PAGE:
Hero swings across the room? Tick. Precarious rope bridge spanning a chasm? Tick. Doublet slashed open to reveal wadding -- branch of candles cut in half -- rolling dive through window frame: tick, tick, tick. And I've never seen so many swords clapped obviously under the victims' armpits before!

All this is the stuff of tradition, and there's nothing inherently wrong with that. But it's the business of the film to make it feel joyous -- fresh and new -- and instead it contrives to make it dull.

Events pick up as soon as the character work begins, with a public coach of assorted travellers... and what with the amount of recapitulation around this point, one gets the impression that the film could just as well have been started here, and probably have benefited by it. With hindsight the script's stage-play origins can be perceived, given the narrowly-confined setting from this moment on: almost all the scenes take place within the four walls of the inn. And since it is in the dialogue and the interplay of the characters that almost all of the enjoyment lies, I have a melancholy suspicion that this film's good qualities are due to its original, while its faults lie largely in the added material.

For it is not until his arrival among the others at the inn that I found the Moonraker himself at all interesting. George Baker, handicapped by a dodgy contemporary haircut, really doesn't have the charisma to persuade in the dashing hero role, but conveys a real sense of mischief in his assumed Puritan disguise, where he is far more fun to watch. The innkeeper and his wife, who ultimately play only a small part in the plot, come to life from their initial appearance, and are the first characters whose troubles actually arouse our concern. And Parfitt, whose ultimate fate goes undeservedly all but unnoticed, is a fine comic foil who serves to push the plot along.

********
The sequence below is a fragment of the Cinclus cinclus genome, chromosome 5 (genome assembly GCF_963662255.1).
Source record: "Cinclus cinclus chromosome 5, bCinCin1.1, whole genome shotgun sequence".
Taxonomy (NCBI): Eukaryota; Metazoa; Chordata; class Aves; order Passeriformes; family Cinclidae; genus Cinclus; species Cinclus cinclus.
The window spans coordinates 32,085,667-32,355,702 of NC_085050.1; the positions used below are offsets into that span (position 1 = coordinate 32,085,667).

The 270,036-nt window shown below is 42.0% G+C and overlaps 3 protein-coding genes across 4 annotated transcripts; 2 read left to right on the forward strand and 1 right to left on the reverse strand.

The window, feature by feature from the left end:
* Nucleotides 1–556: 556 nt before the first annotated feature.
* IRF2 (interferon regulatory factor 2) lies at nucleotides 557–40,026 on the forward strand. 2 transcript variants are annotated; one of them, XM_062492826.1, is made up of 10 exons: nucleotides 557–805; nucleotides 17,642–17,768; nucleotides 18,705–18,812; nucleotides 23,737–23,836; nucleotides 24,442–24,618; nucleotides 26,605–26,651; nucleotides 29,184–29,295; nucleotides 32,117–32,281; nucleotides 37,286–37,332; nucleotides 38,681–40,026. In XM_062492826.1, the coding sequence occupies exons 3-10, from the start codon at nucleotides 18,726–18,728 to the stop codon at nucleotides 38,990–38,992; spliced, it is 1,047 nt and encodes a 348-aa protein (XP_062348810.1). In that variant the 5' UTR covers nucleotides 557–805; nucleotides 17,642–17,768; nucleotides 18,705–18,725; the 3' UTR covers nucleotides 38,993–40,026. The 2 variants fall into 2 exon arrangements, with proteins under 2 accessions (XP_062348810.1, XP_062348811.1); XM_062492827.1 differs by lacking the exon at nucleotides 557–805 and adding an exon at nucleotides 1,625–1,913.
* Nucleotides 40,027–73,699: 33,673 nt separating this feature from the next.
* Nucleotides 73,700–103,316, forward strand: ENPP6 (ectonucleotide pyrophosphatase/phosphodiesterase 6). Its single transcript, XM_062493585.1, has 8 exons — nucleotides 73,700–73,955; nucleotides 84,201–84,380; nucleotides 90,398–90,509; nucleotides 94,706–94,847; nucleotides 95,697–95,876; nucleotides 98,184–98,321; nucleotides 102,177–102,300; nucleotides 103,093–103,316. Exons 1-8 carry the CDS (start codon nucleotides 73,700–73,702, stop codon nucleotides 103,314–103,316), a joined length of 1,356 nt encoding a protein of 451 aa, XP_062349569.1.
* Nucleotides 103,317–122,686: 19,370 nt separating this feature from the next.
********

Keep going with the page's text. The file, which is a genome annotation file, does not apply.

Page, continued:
But perhaps the best-developed character is that of Anne Wyndham, whose principles drive her first to betray the Moonraker and then her lover, the worthy but dull Cromwellian Colonel. Swashbuckler conventions require that she first scorn the hero and then fall passionately in love and be rescued by him; but here convention is subverted. She faces a very real divided tug of loyalties, between the man she has known, liked and admired since she was a child and the politics they both believe in, and the Cavalier who makes her laugh and dares against the odds, but espouses the cause that killed her father and brothers. And her gallant lie is all too swiftly found out.

It would be easy to have her fall at the Moonraker's feet. But she doesn't, and is all the more interesting for that. The play does not demonise its Puritan characters, with the exception of Major Gregg, who is disavowed by his fellow officers at the beginning and made to demonstrate sufficient obligatory sadism to label him as the villain we are intended to hate. Colonel Beaumont, Anne's intended husband, is portrayed as a competent commander and not unsympathetic man, and we cannot help but feel for their situation when he discovers her shielding the Royalists.

So far, so good -- and the human drama lasts almost to the end. But as soon as it breaks into action again the film reverts to being second-rate. I don't understand why. But the power of the piece doesn't lie in Gregg and his quarry scrambling improbably across the cliff-face stabbing at each other, or in troopers tumbling into the abyss; it lies in Colonel Beaumont's final quiet interview with Anne as his prisoner. I'd be very interested to see the script of the original play, for this film feels as if it is trying to force a character study into a glossy adventure format it was never intended to support.

I'm not sure if the problems are with the budget and its inadequate (and occasionally risible!) special effects, the casting of the title role, or the failed attempts to expand out from what is essentially a restricted stage set. As a swashbuckler, this lacks charisma... as a chamber piece it could have been quite interesting.